42

Dale is right; here are the details from CA statutes: Since 1872, CA law has told CA courts to assume the parties to contracts in CA are reasonable, not crazy. If the literal reading of the contract is crazy, the California Civil Code's rules for the Interpretation of Contracts tells its courts: ignore the crazy reading. Here is what the statute says: § ...


16

The typo is corrected If the context makes it clear that the correct party to pay the fee is the lessee not the lessor then that’s how it will be read. It is not a requirement of contract interpretation that people check their brains at the door. If a clause makes no sense as written but makes perfect sense if a common typo is fixed then the typo will be ...


15

Typically the landlord will have a preexisting clause in the lease that says the landlord may choose to amend the lease at a later date. While that may be in contracts, I don't see that holding up in court. You can't unilaterally amend contracts to add new terms without acceptance on part of the lessee. Any clause in the contract like that will require ...


14

The Rent Ordinance para (e) explicitly precludes that possibility: Any waiver by a tenant of rights under this Chapter 37 shall be void as contrary to public policy. If he attempts to enforce such a clause or in any way dislodge you from the unit, he is liable for a substantial penalty. The legality of a rebate scheme is not clear, but probably would ...


11

Just think of the subtenant cum owner as two separate people with two separate roles. Tenant = T Subtenant = ST Old owner = OO New Owner = NO The rights of the tenant vis-avis the new owner will be informed by the lease and the local laws. Generally, if the sale happens in the middle of the existing lease, the NO is obligated by the terms, as is the T. NO ...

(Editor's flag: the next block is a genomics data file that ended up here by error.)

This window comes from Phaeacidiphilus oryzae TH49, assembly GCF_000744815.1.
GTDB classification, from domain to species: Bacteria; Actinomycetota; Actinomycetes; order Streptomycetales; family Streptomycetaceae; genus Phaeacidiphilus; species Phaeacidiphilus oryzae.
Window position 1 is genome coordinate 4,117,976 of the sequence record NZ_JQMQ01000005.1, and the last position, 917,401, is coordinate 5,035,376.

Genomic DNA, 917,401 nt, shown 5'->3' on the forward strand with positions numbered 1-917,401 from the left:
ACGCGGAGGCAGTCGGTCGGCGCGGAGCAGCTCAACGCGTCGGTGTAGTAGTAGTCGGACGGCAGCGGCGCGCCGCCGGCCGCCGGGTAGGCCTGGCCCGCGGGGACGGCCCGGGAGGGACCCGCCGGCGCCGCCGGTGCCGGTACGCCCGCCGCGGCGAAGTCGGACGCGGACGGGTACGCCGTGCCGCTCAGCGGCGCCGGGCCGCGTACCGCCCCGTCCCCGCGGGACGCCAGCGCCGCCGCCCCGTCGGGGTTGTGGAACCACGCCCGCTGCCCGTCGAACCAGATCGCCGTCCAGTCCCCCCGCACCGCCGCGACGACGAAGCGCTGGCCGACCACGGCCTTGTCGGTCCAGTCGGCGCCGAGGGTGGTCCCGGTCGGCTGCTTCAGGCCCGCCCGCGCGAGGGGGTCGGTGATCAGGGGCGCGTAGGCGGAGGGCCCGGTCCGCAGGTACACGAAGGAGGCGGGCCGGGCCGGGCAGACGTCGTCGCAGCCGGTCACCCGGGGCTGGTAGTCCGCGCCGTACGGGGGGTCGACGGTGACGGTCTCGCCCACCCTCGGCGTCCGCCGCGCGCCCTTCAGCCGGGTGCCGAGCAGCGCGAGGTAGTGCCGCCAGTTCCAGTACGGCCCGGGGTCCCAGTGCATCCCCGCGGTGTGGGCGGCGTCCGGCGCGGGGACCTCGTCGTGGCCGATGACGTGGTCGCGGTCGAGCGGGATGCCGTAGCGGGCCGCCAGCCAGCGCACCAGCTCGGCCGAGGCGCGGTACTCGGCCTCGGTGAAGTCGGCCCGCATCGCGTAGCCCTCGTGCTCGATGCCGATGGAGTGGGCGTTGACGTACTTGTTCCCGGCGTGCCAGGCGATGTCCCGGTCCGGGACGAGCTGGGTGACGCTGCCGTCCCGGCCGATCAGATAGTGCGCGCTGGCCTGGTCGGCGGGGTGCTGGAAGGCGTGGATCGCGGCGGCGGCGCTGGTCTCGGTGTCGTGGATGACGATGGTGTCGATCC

10

I assume you are already living there? No, you can't use that clause, specifically because the "previous renter" is the person(s) who occupied the apartment prior to your moving in (the "start date", or the first date that your lease is valid). That clause doesn't allow you to break the lease if one of the current renters vacates the ...


9

Your lease is with the LLC in bankruptcy - you should not be paying rent to anyone else. Unless and until the lease is transferred to someone else (in accordance with the terms of the lease or with your agreement) it will remain with the LLC. Contact the bankruptcy trustee to see how they intend to proceed. Providing the LLC keeps fulfilling its obligations ...


8

We don't want this issue to adversely affect our credit and got legal consulting which suggested we should pay the debt collector to protect our credit score, and then sue the landlord for the money back in small claims court. I'm a little worried about this strategy since it requires to hand away the money first, and am trying to get second ...


7

Short answer: Yes, you can get out. However, this will be harder than you may want it to be. You will need to check your lease agreement for an arbitration clause. If the lease mentions disagreements will be handled by arbitration (or an arbiter), you need to know that going into this. Arbitration clauses usually stipulate that the landlord picks the ...


7

Landlord-tenant law is an area that is heavily statute-based, jurisdiction-dependent, and far from uniform across the country. A complex, specific, multi-part question like this one is not going to get a simple answer. In general, though, I can clear up some of the confusion with a quick example. Let's say you abandon your lease, but as you do so, you ...


7

No, for two reasons. First, your question seems to assume that the current level of (1) vacancy, and (2) rent, will continue unchanged for the indefinite future. A lot of people thought that in 1989, and 2000, and 2007, just before the last three Bay Area housing crashes. The purpose of a long-term lease is to create certainty for the lessor. As the ...


7

If the landlord gave you a key, and you can not give it back to him he has every right to charge you for correcting the oversight. I put to you that if you can't provide it back to him, he can't be certain that it has not fallen into the wrong hands, and he would be prudent to change the lock - and indeed, he may not even have another copy of the key in ...


7

If a contract does not say what one of the parties wishes it would say, before signing it they should renegotiate the lease. Once the parties have an agreement as witnessed by signatures, a party cannot change the terms of the contract by declaring that some provision of the lease is a "typo". If they want to renegotiate the terms of the contract after the ...


7

In addition to the existing answers, it seems you may be overlooking some basic matters. As long as you pay in time, nothing happens. If you pay late and the lessor doesn't do anything, nothing happens. If you pay late, the lessor claims his late fee, and you pay, nothing happens. The courts deal with conflicts. No conflict, no court case. If you pay late ...


6